|A Web-only photo by the Rev. David Wilson
The Rev. Julienne Judd and the Rev. Lucy Tonemah (foreground) sort clothes for evacuees housed at Camp Gruber.
Oct. 4, 2005
A UMNS Report
By Linda Bloom*
They came with their vans.
most of September, United Methodists from both the Oklahoma Indian
Missionary Conference and Oklahoma Annual (regional) Conference assisted
Hurricane Katrina evacuees housed at Camp Gruber, a National Guard
took the evacuees shopping in Muskogee, about 14 miles away; arranged
telephone calls; assisted with paperwork; and helped them move to
temporary housing or to be with relatives.
the end of September, the work was nearly complete. Only about 75 of
nearly 1,600 evacuees who had arrived earlier in the month remained at
Camp Gruber, according to Phillis McCarty, disaster response coordinator
for the Oklahoma Indian Missionary Conference.
of the remaining evacuees are people with special needs or conditions,
added the Rev. Anita Phillips, who played a lead role in getting the
volunteer services at Camp Gruber up and running. The trauma experienced
by the evacuees who remain, she said, “has compounded everything in
their lives. They need some individual care and casework.”
who has training in disaster recovery through the United Methodist
Committee on Relief, took charge of coordination for Community
Organizations Active in Disaster on the base. The volunteers also worked
with the Red Cross and state agencies.
Shaffer, former co-director of the Oklahoma Conference disaster
response program, provided assistance through that conference, according
to McCarty. “Our basic functions have been to coordinate volunteers and
coordinate transportation for the evacuees,” she said.
of those who had fled the ravages of Hurricane Katrina came from the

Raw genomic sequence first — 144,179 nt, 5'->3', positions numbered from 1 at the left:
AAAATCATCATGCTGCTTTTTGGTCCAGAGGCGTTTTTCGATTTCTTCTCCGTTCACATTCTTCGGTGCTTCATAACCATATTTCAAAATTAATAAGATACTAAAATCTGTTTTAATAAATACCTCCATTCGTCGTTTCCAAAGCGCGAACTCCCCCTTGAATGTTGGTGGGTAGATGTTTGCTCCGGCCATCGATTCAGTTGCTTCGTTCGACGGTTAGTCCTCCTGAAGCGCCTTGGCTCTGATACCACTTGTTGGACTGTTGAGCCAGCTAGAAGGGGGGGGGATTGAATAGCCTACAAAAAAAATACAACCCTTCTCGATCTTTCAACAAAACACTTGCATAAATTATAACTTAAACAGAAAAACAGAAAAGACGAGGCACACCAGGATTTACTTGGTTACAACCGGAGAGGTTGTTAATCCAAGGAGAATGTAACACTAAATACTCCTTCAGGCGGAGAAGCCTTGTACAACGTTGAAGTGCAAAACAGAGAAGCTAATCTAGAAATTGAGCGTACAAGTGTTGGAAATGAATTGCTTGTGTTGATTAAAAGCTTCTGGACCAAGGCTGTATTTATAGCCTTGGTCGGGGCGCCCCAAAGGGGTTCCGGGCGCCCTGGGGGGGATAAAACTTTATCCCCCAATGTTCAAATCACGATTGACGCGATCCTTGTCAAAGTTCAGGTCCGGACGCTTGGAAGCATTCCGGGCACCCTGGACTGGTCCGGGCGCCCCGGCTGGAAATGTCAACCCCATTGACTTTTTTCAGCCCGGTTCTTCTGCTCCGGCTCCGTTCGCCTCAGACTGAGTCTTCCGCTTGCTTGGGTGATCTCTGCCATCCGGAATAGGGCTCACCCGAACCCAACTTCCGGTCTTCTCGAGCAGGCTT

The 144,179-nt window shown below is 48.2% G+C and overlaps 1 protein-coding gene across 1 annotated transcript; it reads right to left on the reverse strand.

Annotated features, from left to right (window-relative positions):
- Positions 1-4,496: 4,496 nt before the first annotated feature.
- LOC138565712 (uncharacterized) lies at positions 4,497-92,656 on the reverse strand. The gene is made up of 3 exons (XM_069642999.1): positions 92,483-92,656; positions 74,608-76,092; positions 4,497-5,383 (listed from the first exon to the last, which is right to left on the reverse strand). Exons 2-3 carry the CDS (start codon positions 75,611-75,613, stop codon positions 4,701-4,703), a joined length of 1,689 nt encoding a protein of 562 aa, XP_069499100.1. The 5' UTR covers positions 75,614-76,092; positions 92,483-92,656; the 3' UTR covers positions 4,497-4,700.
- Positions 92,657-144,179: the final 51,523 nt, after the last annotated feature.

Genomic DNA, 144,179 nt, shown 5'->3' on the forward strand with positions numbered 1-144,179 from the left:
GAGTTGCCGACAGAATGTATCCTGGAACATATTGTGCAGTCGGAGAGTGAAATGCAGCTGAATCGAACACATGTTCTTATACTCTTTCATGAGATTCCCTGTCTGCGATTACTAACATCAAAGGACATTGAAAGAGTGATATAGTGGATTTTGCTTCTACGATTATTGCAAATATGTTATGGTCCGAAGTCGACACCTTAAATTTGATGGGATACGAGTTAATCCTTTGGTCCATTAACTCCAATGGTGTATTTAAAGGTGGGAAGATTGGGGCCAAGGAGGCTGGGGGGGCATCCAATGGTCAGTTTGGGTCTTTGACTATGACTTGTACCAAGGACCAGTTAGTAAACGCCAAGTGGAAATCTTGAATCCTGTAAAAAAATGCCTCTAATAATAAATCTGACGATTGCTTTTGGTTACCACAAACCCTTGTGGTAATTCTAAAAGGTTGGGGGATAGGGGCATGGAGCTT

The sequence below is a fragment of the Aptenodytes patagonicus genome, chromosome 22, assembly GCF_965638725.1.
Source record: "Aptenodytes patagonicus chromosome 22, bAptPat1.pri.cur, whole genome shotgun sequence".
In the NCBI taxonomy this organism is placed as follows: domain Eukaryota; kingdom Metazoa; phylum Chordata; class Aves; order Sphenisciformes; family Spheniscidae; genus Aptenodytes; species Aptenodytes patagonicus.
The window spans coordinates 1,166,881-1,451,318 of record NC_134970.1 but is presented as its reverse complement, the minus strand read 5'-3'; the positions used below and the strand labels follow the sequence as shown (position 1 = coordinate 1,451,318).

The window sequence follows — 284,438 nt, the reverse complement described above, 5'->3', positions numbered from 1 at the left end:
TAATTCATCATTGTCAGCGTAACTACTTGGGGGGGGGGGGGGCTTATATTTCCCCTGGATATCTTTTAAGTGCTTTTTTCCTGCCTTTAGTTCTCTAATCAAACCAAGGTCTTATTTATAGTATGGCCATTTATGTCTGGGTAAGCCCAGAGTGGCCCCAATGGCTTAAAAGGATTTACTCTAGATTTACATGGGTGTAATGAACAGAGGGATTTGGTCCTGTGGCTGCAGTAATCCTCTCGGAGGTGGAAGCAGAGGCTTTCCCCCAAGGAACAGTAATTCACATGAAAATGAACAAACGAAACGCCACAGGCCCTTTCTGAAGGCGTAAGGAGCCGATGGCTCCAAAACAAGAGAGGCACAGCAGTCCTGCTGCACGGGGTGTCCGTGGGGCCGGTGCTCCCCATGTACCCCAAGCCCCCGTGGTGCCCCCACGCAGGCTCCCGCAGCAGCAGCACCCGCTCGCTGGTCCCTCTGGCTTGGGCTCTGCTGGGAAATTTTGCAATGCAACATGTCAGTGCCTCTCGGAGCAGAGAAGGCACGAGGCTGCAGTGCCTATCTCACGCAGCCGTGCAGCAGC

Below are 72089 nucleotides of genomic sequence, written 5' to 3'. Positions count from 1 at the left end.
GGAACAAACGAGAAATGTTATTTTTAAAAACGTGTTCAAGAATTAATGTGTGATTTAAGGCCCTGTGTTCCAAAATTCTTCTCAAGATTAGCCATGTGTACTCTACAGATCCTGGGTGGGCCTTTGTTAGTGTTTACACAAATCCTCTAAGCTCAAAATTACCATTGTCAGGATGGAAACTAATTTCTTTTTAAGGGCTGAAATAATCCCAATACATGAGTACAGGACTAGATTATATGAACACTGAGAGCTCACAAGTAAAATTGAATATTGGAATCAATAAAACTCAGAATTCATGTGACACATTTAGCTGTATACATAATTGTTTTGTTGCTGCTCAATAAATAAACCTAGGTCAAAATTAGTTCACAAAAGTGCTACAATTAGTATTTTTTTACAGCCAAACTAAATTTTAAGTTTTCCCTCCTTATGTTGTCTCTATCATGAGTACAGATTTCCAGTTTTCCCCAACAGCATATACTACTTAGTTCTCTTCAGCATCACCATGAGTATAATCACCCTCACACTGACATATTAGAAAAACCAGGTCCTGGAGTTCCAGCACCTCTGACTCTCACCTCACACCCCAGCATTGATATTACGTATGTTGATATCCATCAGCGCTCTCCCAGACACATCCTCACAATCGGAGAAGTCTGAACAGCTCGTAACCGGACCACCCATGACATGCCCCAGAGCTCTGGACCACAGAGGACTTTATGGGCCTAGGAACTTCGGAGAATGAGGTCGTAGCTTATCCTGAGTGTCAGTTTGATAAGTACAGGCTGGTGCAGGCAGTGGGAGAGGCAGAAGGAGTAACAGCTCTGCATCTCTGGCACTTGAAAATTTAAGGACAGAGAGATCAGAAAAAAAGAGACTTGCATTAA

New Orleans Superdome, looking for housing. “As they came through Texas,
they were turned away repeatedly,” Phillips said, explaining that other
shelters were full. When the buses arrived at Camp Gruber over Labor
Day Weekend, the evacuees “were just so happy to be in Oklahoma and in a
of the evacuees told Phillips that it was not the hurricane itself but
the chaos afterward that “destroyed their sense of security and peace of
the ecumenical effort of local churches, responding to the needs at
Camp Gruber would have been difficult, according to Phillips.
|A Web-only photo by the Rev. David Wilson
The Rev. Tim Byington loads boxes of supplies for hurricane survivors onto a truck.
Baptists set up a chaplaincy network. A Pentecostal pastor was in charge
of assigning small projects to individual congregations. The
ministerial alliance of Muskogee, led by a Church of Christ pastor,
matched church sponsorship with those needing permanent housing at a
center established at First United Methodist Church in Muskogee.
Methodists met a variety of needs on the base, from operating computers
to sorting out the mountains of donations to simply being a friendly
presence. The denomination’s connectional system made such organization
tried to have our pastors (from both conferences) on base all hours
except for curfew,” Phillips said. “We would direct them to go to the
places where there were the highest volumes of people … to be that
services have been in constant demand. United Methodists drive evacuees
to the bus depot, the airport or wherever they need to go. “When you
drive up (to Camp Gruber), you’ll see four or five United Methodist vans
standing by and ready,” she pointed out.
McCarty estimated that United Methodists from around the state provided about 90 percent of the vans used for transportation.
the evacuees who have departed Camp Gruber, she said, about a third
have returned to Louisiana to wait until they can get back into New
Orleans, another third have moved in with family members both inside and
outside Oklahoma, and the remainder are staying in the state, at least
temporarily. Some churches are adopting families “and getting them set
up with jobs and homes.”
been a wild ride,” Phillips said about the experience of assisting
Hurricane Katrina evacuees. “I’ve seen the very, very best of what
churches and communities can do and how God’s people respond to the hurt
and pain of others.”
*Bloom is a United Methodist News Service news writer based in New York.
News media contact: Linda Bloom, New York, (646) 369-3759 or email@example.com.